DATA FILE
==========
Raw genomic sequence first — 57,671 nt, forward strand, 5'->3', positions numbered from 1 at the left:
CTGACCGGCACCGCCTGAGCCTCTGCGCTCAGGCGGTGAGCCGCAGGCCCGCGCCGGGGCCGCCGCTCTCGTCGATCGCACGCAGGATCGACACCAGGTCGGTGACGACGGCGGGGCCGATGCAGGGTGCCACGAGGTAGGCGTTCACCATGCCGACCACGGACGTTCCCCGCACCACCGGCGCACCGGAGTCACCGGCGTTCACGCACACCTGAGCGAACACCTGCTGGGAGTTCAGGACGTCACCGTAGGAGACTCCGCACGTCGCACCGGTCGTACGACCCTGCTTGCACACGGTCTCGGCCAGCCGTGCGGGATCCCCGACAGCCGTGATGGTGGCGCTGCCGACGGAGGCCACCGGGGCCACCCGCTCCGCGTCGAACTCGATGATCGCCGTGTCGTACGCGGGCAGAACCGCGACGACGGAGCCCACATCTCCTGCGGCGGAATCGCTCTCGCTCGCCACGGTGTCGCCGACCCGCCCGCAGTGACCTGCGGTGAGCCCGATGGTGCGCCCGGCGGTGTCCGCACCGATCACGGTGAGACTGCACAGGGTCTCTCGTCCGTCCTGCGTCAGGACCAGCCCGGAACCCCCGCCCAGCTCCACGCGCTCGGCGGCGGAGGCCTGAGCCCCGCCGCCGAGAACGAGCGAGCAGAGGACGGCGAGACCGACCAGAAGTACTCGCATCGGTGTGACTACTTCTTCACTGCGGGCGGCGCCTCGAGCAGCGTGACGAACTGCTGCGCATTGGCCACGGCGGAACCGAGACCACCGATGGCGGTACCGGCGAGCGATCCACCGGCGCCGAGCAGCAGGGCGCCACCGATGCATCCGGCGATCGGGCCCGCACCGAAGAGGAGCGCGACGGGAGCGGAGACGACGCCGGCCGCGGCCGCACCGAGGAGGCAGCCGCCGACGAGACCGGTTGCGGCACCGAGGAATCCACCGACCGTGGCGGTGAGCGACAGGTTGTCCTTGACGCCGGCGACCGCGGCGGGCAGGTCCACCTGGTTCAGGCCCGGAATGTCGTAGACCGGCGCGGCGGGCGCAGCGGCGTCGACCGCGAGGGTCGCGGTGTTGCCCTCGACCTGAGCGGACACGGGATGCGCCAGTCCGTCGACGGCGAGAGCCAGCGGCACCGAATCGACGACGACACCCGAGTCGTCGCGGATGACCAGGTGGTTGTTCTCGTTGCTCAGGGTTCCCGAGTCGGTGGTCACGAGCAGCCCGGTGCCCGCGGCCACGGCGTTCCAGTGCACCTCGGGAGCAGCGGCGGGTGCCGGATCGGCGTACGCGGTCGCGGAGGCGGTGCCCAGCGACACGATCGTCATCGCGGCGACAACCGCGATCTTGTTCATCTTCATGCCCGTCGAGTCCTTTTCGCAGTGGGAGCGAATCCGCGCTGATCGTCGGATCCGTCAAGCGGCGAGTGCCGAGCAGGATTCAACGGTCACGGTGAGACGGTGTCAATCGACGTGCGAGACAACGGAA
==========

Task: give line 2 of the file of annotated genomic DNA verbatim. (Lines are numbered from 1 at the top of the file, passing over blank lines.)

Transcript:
CTGACCGGCACCGCCTGAGCCTCTGCGCTCAGGCGGTGAGCCGCAGGCCCGCGCCGGGGCCGCCGCTCTCGTCGATCGCACGCAGGATCGACACCAGGTCGGTGACGACGGCGGGGCCGATGCAGGGTGCCACGAGGTAGGCGTTCACCATGCCGACCACGGACGTTCCCCGCACCACCGGCGCACCGGAGTCACCGGCGTTCACGCACACCTGAGCGAACACCTGCTGGGAGTTCAGGACGTCACCGTAGGAGACTCCGCACGTCGCACCGGTCGTACGACCCTGCTTGCACACGGTCTCGGCCAGCCGTGCGGGATCCCCGACAGCCGTGATGGTGGCGCTGCCGACGGAGGCCACCGGGGCCACCCGCTCCGCGTCGAACTCGATGATCGCCGTGTCGTACGCGGGCAGAACCGCGACGACGGAGCCCACATCTCCTGCGGCGGAATCGCTCTCGCTCGCCACGGTGTCGCCGACCCGCCCGCAGTGACCTGCGGTGAGCCCGATGGTGCGCCCGGCGGTGTCCGCACCGATCACGGTGAGACTGCACAGGGTCTCTCGTCCGTCCTGCGTCAGGACCAGCCCGGAACCCCCGCCCAGCTCCACGCGCTCGGCGGCGGAGGCCTGAGCCCCGCCGCCGAGAACGAGCGAGCAGAGGACGGCGAGACCGACCAGAAGTACTCGCATCGGTGTGACTACTTCTTCACTGCGGGCGGCGCCTCGAGCAGCGTGACGAACTGCTGCGCATTGGCCACGGCGGAACCGAGACCACCGATGGCGGTACCGGCGAGCGATCCACCGGCGCCGAGCAGCAGGGCGCCACCGATGCATCCGGCGATCGGGCCCGCACCGAAGAGGAGCGCGACGGGAGCGGAGACGACGCCGGCCGCGGCCGCACCGAGGAGGCAGCCGCCGACGAGACCGGTTGCGGCACCGAGGAATCCACCGACCGTGGCGGTGAGCGACAGGTTGTCCTTGACGCCGGCGACCGCGGCGGGCAGGTCCACCTGGTTCAGGCCCGGAATGTCGTAGACCGGCGCGGCGGGCGCAGCGGCGTCGACCGCGAGGGTCGCGGTGTTGCCCTCGACCTGAGCGGACACGGGATGCGCCAGTCCGTCGACGGCGAGAGCCAGCGGCACCGAATCGACGACGACACCCGAGTCGTCGCGGATGACCAGGTGGTTGTTCTCGTTGCTCAGGGTTCCCGAGTCGGTGGTCACGAGCAGCCCGGTGCCCGCGGCCACGGCGTTCCAGTGCACCTCGGGAGCAGCGGCGGGTGCCGGATCGGCGTACGCGGTCGCGGAGGCGGTGCCCAGCGACACGATCGTCATCGCGGCGACAACCGCGATCTTGTTCATCTTCATGCCCGTCGAGTCCTTTTCGCAGTGGGAGCGAATCCGCGCTGATCGTCGGATCCGTCAAGCGGCGAGTGCCGAGCAGGATTCAACGGTCACGGTGAGACGGTGTCAATCGACGTGCGAGACAACGGAA